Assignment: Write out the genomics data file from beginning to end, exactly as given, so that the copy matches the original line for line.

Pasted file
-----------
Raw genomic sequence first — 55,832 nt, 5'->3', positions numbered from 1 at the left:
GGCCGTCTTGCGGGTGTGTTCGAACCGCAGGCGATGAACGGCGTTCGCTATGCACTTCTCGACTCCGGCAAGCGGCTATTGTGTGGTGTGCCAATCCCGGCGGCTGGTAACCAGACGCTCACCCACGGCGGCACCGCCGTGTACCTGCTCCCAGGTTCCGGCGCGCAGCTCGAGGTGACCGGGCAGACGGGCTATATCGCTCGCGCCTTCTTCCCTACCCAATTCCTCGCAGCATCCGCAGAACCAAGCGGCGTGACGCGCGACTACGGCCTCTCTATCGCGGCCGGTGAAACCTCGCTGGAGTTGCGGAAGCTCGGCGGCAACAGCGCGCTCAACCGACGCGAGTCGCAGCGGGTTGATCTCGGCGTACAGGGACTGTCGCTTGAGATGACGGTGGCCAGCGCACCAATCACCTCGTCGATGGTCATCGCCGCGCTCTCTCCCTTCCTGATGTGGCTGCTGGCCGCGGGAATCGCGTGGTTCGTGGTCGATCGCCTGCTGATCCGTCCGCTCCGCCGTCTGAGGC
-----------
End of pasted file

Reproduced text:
Raw genomic sequence first — 55,832 nt, 5'->3', positions numbered from 1 at the left:
GGCCGTCTTGCGGGTGTGTTCGAACCGCAGGCGATGAACGGCGTTCGCTATGCACTTCTCGACTCCGGCAAGCGGCTATTGTGTGGTGTGCCAATCCCGGCGGCTGGTAACCAGACGCTCACCCACGGCGGCACCGCCGTGTACCTGCTCCCAGGTTCCGGCGCGCAGCTCGAGGTGACCGGGCAGACGGGCTATATCGCTCGCGCCTTCTTCCCTACCCAATTCCTCGCAGCATCCGCAGAACCAAGCGGCGTGACGCGCGACTACGGCCTCTCTATCGCGGCCGGTGAAACCTCGCTGGAGTTGCGGAAGCTCGGCGGCAACAGCGCGCTCAACCGACGCGAGTCGCAGCGGGTTGATCTCGGCGTACAGGGACTGTCGCTTGAGATGACGGTGGCCAGCGCACCAATCACCTCGTCGATGGTCATCGCCGCGCTCTCTCCCTTCCTGATGTGGCTGCTGGCCGCGGGAATCGCGTGGTTCGTGGTCGATCGCCTGCTGATCCGTCCGCTCCGCCGTCTGAGGC